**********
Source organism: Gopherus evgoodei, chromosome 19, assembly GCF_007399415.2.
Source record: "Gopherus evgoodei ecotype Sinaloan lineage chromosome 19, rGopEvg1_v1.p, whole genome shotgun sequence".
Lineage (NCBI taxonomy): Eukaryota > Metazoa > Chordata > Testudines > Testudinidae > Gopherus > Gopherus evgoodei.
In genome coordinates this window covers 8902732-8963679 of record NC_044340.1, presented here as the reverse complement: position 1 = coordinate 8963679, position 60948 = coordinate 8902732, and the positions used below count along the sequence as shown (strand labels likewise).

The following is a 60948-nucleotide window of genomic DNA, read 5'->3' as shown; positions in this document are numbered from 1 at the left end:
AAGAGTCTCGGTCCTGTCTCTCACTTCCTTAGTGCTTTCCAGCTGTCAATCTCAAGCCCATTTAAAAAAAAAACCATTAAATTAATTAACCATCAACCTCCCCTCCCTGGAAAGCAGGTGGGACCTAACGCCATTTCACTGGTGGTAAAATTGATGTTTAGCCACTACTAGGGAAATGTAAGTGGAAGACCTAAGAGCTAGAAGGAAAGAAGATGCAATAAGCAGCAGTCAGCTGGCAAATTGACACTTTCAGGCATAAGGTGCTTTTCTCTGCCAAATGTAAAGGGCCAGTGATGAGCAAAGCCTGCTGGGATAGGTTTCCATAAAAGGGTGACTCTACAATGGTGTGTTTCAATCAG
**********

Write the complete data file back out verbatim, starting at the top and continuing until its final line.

Source organism: Gopherus evgoodei, chromosome 19, assembly GCF_007399415.2.
Source record: "Gopherus evgoodei ecotype Sinaloan lineage chromosome 19, rGopEvg1_v1.p, whole genome shotgun sequence".
Lineage (NCBI taxonomy): Eukaryota > Metazoa > Chordata > Testudines > Testudinidae > Gopherus > Gopherus evgoodei.
In genome coordinates this window covers 8902732-8963679 of record NC_044340.1, presented here as the reverse complement: position 1 = coordinate 8963679, position 60948 = coordinate 8902732, and the positions used below count along the sequence as shown (strand labels likewise).

The following is a 60948-nucleotide window of genomic DNA, read 5'->3' as shown; positions in this document are numbered from 1 at the left end:
AAGAGTCTCGGTCCTGTCTCTCACTTCCTTAGTGCTTTCCAGCTGTCAATCTCAAGCCCATTTAAAAAAAAAACCATTAAATTAATTAACCATCAACCTCCCCTCCCTGGAAAGCAGGTGGGACCTAACGCCATTTCACTGGTGGTAAAATTGATGTTTAGCCACTACTAGGGAAATGTAAGTGGAAGACCTAAGAGCTAGAAGGAAAGAAGATGCAATAAGCAGCAGTCAGCTGGCAAATTGACACTTTCAGGCATAAGGTGCTTTTCTCTGCCAAATGTAAAGGGCCAGTGATGAGCAAAGCCTGCTGGGATAGGTTTCCATAAAAGGGTGACTCTACAATGGTGTGTTTCAATCAG